La Brea Tar Pit Specimens
La Brea Tar Pit Specimens
The return of the La Brea Tar Pits! We are excited to share this Second Edition specimen once more, including rare Hydrophilus and showcase fossils!
Above: The front of the Specimen Card for the Tar Pit Specimen. (Source: Smilodon californicus and Canis dirus fight over a Mammuthus columbi carcass in the La Brea Tar Pits, Robert Bruce Horsfall, 1913)
The La Brea Tar Pits are among the most well-known petroleum seeps in the world. Over millennia, such seeps can become lake-like formations and trap unwary wildlife. Excavated animal remains at La Brea comprise nearly 700 different species, some dating back 40,000 years to the Late Pleistocene.
Above: A close-up view of the 6" Showcase Specimen featuring fossils of a disarticulated desert cottontail skeleton, fox metatarsal, and assorted bird bones.
The specimens on this page come from mined sections of the petroleum seeps, gathered decades ago:
- La Brea Tar Pit Specimen - Crafted here at Mini Museum, this resin-infused specimen was created using material from a selection of mined La Brea Tar Pit material which contained the remains of coyotes, dung beetles, rabbits, and even a bald eagle. The piece is enclosed in an acrylic specimen jar and ships in one of our small, classic riker cases. A small specimen card is included, which also serves as the certificate of authenticity.
- Hydrophilus Specimens - Individually priced, these large fragments of tar pit material include visible remains of scavenger water beetles. They come from a mid-20th century collection and are rarely seen these days. So, once they are gone, they are unlikely to return, though we will certainly keep looking because they are amazing. These specimens are carefully wrapped and shipped in sturdy cartons. They will include a small specimen card, which also serves as the certificate of authenticity. The noted size of the specimen is based on the overall length of the material, not any individual beetle within.
- Showcase Specimens - These large, unique fragments of tar pit material include individual specimens as identified in the drop-down description and images. The identified specimens are surface only, meaning there are likely more unique pieces inside. These specimens are carefully wrapped and shipped in sturdy cartons. They will include individual certificates of authenticity. The size of the specimen is based on the overall length of the material, not any individual fossil within.
Please Note: All of these specimens are products of petroleum seeps, as such, they will be oily and dirty. They will also smell faintly of charcoal or tar. The rough material crumbles easily, and even the resin-stabilized pieces will exhibit some oiliness.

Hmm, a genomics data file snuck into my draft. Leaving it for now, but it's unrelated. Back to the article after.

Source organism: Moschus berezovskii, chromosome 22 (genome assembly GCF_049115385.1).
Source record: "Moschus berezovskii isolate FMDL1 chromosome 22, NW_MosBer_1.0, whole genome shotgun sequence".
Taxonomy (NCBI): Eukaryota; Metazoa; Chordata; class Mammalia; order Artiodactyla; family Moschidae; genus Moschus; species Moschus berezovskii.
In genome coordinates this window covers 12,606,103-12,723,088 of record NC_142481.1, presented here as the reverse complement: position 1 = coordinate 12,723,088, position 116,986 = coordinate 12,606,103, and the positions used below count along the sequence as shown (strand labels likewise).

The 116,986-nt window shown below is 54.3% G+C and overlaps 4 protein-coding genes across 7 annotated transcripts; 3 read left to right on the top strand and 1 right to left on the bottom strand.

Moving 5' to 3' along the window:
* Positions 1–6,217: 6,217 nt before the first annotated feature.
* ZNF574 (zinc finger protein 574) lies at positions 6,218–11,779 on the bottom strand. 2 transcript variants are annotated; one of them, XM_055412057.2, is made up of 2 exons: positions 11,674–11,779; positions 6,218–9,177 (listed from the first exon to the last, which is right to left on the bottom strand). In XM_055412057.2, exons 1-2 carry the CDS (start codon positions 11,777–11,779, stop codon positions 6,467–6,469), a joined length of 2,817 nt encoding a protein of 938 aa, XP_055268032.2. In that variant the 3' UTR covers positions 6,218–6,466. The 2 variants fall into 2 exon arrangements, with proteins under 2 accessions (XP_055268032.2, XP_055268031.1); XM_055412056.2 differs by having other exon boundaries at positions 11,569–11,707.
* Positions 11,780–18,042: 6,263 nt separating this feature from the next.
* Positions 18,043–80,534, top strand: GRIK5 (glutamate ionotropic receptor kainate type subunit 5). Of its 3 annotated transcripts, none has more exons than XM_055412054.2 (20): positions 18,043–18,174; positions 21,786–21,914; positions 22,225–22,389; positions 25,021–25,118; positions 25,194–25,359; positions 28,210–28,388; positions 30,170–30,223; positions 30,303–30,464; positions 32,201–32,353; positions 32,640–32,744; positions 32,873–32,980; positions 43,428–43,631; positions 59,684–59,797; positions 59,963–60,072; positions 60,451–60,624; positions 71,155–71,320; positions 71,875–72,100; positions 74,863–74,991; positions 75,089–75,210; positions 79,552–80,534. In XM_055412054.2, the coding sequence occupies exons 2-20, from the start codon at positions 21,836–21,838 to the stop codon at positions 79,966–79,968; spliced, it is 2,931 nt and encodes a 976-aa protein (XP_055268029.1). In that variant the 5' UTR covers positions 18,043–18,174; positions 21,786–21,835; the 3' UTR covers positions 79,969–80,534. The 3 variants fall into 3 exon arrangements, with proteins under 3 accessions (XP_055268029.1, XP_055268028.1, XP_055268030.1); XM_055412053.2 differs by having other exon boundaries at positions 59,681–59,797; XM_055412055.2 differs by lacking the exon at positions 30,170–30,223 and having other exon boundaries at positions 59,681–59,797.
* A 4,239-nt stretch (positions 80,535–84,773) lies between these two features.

Handling Precautions: We recommend handling these specimens with gloves. We have taken great pains to carefully wrap the larger specimens for transport. It is possible though that the rough material may crumble a bit in transit. This is completely normal, but you should be careful when opening. Definitely avoid white shag carpet.
Above: The La Brea Tar Pit Specimen displayed with additional tar pit material.
More about Petroleum Seeps and La Brea
"We weren’t looking for stuff living in it." ~ John Harris, Paleontologist and Chief Curator at the Page Museum
Above: Modern Day Petroleum Seep. Care for a swim?
Dirt, leaves, or even water can cover the seep, turning the surface into a sticky trap. Once caught in the viscous tar, the animals die, though perhaps not without attracting other animals who prey on the remains and often become trapped as well.
Tar pits, also known as petroleum seeps, are formed by the hydrocarbons stored in deep oil and gas reservoirs leaking out of folded layers of sedimentary rock and bubbling upwards. This tar can squeeze through faults in the stone or in particularly porous rocks, rising to the surface and becoming a thick, sticky asphalt. Over many thousands of years, seeps can grow into large lakes, widening and pooling into deep areas of tar.
The remains from the La Brea Tar Pits speak to an ancient cycle of life and death. Yet, there are always surprises in science, and in 2007 scientists discovered living microbial communities deep within the hardened layers of tar. This unexpected find is leading to new ways of thinking about life here on Earth and elsewhere.
Above: Close-up image of the 1.95" Hydrophilus (scavenger water beetle) Specimen.
After the animal is consumed by the pit, its remains are surrounded with asphalt which protects them from weathering and decomposition. This allows for excellent preservation and fossilization, which often appears with a dark brown tint from the surrounding tar.
Due to the nature of the animal’s entrapment, clusters of fossils from many creatures of different species can often be found together. Ordinarily, predators will be found first, with the prey they chased below them. Common species include smilodons, dire wolves, coyotes, bison, ground sloths, as well as birds, insects, and reptiles.
VanValkenburgh, Blaire, and Fritz Hertel. "Tough times at La Brea: tooth breakage in large carnivores of the Late Pleistocene." Science 261.5120 (1993): 456-459.
Kim, Jong-Shik, and David E. Crowley. "Microbial diversity in natural asphalts of the Rancho La Brea Tar Pits." Applied and environmental microbiology 73.14 (2007): 4579-4591.
Gold, David A., et al. "Attempted DNA extraction from a Rancho La Brea Columbian mammoth (Mammuthus columbi): prospects for ancient DNA from asphalt deposits." Ecology and Evolution 4.4 (2014): 329-336.